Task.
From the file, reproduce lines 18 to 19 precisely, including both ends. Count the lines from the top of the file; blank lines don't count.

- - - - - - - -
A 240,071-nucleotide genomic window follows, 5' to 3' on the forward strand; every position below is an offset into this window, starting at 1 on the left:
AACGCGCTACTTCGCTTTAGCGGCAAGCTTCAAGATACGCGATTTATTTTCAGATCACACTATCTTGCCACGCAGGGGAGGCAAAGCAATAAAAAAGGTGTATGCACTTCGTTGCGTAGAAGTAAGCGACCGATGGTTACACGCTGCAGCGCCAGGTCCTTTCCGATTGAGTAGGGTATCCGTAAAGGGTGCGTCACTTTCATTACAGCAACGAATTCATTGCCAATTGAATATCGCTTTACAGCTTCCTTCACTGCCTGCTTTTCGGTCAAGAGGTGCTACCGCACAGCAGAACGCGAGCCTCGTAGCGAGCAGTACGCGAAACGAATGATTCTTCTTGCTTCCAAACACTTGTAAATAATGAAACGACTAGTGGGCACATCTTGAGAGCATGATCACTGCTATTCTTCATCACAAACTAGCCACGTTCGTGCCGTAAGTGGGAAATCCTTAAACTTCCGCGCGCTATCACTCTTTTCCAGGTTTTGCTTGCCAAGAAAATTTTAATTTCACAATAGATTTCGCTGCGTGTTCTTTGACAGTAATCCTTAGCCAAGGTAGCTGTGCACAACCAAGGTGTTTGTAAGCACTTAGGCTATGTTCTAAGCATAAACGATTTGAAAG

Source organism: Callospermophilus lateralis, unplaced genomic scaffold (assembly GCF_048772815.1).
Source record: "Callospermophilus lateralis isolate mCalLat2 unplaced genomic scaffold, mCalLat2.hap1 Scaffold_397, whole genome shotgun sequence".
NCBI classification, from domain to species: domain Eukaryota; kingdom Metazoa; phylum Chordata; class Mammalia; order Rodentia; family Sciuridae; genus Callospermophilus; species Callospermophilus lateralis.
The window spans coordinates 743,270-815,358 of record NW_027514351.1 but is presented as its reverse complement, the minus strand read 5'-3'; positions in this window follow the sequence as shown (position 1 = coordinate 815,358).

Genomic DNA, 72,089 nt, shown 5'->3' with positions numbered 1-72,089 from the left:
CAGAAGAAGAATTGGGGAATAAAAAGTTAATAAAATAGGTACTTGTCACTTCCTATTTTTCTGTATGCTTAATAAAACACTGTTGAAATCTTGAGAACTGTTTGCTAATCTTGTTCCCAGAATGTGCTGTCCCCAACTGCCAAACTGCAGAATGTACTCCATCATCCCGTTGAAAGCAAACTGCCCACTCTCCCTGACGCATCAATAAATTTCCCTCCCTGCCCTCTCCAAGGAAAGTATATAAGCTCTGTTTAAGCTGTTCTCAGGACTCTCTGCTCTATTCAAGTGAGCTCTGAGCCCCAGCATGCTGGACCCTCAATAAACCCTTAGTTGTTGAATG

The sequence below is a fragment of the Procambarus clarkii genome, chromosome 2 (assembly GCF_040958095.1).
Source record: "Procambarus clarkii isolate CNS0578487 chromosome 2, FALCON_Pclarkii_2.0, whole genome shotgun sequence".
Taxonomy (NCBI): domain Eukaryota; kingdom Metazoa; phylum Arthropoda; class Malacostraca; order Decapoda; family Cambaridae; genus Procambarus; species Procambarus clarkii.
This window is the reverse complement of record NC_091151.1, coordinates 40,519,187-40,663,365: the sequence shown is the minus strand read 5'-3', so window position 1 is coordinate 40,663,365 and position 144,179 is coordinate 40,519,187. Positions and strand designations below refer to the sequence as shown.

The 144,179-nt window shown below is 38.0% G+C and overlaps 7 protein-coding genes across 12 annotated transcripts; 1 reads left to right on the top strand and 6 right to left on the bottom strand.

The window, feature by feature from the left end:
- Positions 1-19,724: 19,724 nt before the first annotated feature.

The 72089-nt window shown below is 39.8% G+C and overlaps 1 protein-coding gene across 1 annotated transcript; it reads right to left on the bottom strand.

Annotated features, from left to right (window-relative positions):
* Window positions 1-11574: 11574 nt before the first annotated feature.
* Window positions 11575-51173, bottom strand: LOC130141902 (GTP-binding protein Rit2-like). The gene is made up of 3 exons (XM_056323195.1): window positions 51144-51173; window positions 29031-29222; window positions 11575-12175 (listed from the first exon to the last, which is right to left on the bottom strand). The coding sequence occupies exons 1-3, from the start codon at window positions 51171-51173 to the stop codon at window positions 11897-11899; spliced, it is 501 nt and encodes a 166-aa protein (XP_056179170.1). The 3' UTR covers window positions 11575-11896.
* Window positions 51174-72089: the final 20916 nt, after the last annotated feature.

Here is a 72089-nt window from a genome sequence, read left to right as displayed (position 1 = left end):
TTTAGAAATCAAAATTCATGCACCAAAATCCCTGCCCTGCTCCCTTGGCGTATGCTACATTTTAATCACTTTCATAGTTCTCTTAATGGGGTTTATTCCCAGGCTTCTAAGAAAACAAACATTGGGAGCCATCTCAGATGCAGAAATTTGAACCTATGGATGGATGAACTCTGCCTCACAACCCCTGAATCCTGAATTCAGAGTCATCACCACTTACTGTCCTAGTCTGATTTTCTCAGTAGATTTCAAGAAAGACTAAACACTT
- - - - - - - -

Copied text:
* Window positions 1-11574: 11574 nt before the first annotated feature.
* Window positions 11575-51173, bottom strand: LOC130141902 (GTP-binding protein Rit2-like). The gene is made up of 3 exons (XM_056323195.1): window positions 51144-51173; window positions 29031-29222; window positions 11575-12175 (listed from the first exon to the last, which is right to left on the bottom strand). The coding sequence occupies exons 1-3, from the start codon at window positions 51171-51173 to the stop codon at window positions 11897-11899; spliced, it is 501 nt and encodes a 166-aa protein (XP_056179170.1). The 3' UTR covers window positions 11575-11896.